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Irvine firm buys Bacara Resort near Santa Barbara

The 354-room site is the fourth luxury hotel purchased by Pacific Hospitality Group in the last 15 months as that sector makes a comeback from the recession.

February 27, 2013|By Roger Vincent
  • The new owner of Bacara Resort & Spa near Santa Barbara plans to spend more than $5 million on improvements, starting with refurbishments to guest rooms.
The new owner of Bacara Resort & Spa near Santa Barbara plans to spend… (Jim Bartsch, Bacara Resort…)

Plush Southern California seaside resorts suffered during the recent recession, but they are making a comeback as business and leisure travel picks up.

Now, Bacara Resort & Spa near Santa Barbara has been acquired by an Irvine hotel company that plans to upgrade the luxurious inn as well-heeled guests return to coastal resorts.

Pacific Hospitality Group bought Bacara from SB Luxury Resort, an affiliate of Ohana Real Estate Investors and Rockpoint Group, which have owned the property since 2011. The sale price was not disclosed, but real estate experts said the seller was asking for more than $150 million.

The 354-room hotel will continue to be known as Bacara, a name made up for the property that opened in 2000. It will be operated by Pacific Hospitality, which also acquired Estancia La Jolla Hotel & Spa in San Diego, Balboa Bay Resort in Newport Beach and the Meritage Resort & Spa in Napa, Calif., during the last 15 months.

"We see this as a really dynamic hotel environment, which we have been lucky enough to take advantage of because we are an owner-operator," said Kory Kramer, chief investment officer.

Pacific Hospitality will spend more than $5 million on improvements, he said, starting with refurbishments to guest rooms. The company's strategy also calls for booking more conferences and meetings on weekdays.

"Our goal is to double that business," Kramer said.

The hotel industry lost a lot of customers during the economic downturn in 2008 and 2009, said consultant Alan Reay of Atlas Hospitality Group. "Resorts suffered the largest drop in revenue of all hotel segments."

Now the trend is reversing as companies book more out-of-town retreats and leisure travelers open their wallets again for top-drawer destinations, Reay said.

New boutique hotel kicks off Redondo Beach makeover

As Redondo Beach sets out to revitalize its waterfront and make it into a regional recreation attraction, work is set to begin this week on a new boutique hotel on the edge of King Harbor.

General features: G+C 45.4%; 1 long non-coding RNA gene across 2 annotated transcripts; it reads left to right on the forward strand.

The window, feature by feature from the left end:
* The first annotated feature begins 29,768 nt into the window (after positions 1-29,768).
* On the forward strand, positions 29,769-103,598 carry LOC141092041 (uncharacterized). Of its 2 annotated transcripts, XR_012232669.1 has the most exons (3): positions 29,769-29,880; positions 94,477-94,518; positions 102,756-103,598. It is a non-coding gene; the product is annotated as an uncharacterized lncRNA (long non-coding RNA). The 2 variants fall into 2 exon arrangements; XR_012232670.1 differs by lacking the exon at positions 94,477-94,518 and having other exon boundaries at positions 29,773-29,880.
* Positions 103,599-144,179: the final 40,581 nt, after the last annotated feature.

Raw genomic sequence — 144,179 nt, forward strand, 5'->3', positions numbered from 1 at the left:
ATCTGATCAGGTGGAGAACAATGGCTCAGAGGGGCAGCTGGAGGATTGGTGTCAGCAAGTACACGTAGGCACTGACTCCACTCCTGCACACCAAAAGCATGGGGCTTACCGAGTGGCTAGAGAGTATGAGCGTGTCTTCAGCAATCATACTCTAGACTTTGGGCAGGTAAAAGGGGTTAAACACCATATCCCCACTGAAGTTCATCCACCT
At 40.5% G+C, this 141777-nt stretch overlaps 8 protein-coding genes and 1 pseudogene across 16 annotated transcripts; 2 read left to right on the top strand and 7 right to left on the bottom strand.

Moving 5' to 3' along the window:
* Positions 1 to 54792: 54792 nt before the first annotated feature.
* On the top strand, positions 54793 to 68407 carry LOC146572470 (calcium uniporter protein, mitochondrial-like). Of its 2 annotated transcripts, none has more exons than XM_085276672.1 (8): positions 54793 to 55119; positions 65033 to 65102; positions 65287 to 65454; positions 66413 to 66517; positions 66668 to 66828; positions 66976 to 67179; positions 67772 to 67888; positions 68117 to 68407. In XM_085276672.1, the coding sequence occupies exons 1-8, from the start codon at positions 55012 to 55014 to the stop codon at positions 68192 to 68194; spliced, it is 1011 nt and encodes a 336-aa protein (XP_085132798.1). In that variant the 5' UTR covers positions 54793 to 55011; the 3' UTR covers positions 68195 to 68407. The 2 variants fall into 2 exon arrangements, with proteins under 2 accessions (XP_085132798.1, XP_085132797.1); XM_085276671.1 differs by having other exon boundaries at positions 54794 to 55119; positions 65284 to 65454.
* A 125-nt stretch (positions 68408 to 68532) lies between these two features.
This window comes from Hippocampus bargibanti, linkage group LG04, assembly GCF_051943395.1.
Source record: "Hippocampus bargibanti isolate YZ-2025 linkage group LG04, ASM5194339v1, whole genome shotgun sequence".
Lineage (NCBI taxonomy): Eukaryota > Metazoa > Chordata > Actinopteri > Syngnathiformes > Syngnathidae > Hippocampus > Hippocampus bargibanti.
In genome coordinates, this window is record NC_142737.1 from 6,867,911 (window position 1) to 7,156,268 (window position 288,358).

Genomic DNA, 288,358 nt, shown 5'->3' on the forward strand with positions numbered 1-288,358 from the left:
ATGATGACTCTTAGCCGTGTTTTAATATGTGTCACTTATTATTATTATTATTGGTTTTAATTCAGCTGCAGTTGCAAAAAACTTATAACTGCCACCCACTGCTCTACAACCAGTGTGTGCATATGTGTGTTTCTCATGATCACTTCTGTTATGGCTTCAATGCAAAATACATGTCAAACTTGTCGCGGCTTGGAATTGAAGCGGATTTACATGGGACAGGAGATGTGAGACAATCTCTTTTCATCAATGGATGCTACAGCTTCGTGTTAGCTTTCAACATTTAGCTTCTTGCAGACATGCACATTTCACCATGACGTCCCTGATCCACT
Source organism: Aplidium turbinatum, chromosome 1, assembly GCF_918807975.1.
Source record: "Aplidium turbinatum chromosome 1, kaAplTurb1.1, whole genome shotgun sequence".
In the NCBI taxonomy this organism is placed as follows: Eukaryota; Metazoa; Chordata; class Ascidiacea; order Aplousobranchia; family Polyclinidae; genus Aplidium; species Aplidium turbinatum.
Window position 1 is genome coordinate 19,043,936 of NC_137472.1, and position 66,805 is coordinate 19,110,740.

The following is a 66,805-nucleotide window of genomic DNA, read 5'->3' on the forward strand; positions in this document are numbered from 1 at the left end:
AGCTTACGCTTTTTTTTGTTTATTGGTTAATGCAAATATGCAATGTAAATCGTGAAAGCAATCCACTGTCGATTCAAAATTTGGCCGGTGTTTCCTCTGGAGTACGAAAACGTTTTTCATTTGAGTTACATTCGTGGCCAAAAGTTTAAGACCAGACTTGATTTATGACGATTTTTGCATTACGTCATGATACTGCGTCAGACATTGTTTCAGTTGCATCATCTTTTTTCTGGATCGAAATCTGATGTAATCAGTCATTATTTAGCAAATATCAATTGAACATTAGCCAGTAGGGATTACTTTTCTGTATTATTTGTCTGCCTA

The first order of business starting Thursday is to raze the former Red Onion restaurant building on North Harbor Drive. The Red Onion was once a hot spot for live music but also known for its rowdy clientele. It closed more than a decade ago.

The city purchased the property in 2001 and leased it to other restaurants, but none of them clicked, developer Michael Zislis said.

"The city finally realized that you can't put lipstick on this pig anymore and it's time for a new building," he said.

Zislis, a Manhattan Beach restaurateur and hotelier, won approval from the city to build the 54-room Shade Hotel Redondo Beach on the site. The hotel will cost about $21 million to build, he said, starting with the expensive requirement of driving 200 support pilings 50 feet deep into the shoreline.

"I'm going to bury a million dollars in the dirt," he quipped.

Timber from the 1960s-era Red Onion building will be salvaged to make bed frames, desks and other furniture for the eco-friendly Shade Hotel, he said. It will also generate its hot water from solar panels.

Zislis operates the Shade Hotel Manhattan Beach, and his restaurants include Rock & Brews in El Segundo and Rock 'n Fish eateries in Manhattan Beach, Laguna Beach and downtown Los Angeles.

The city of Redondo Beach has acquired 15 acres of land on the waterfront in an effort to improve it, real estate consultant Larry Kosmont said.

"It's been fairly tired for years," he said. "It needs refreshing and investment. The plan is to design a locally sensitive regional attraction."

El Segundo retail real estate developer CenterCal Properties was selected by the city in December to make that happen. Preliminary plans call for restaurants, shops, a hotel, water features including a saltwater swimming pool and a small movie theater.

The City Council will vote on CenterCal's waterfront plan in March. The project will be a joint venture of CenterCal and the California State Teachers' Retirement System.

The new Shade Hotel is slated to open in early 2015. Rooms are expected to cost about $195 a night on weekdays and $250 on weekends, Zislis said.

roger.vincent@latimes.com

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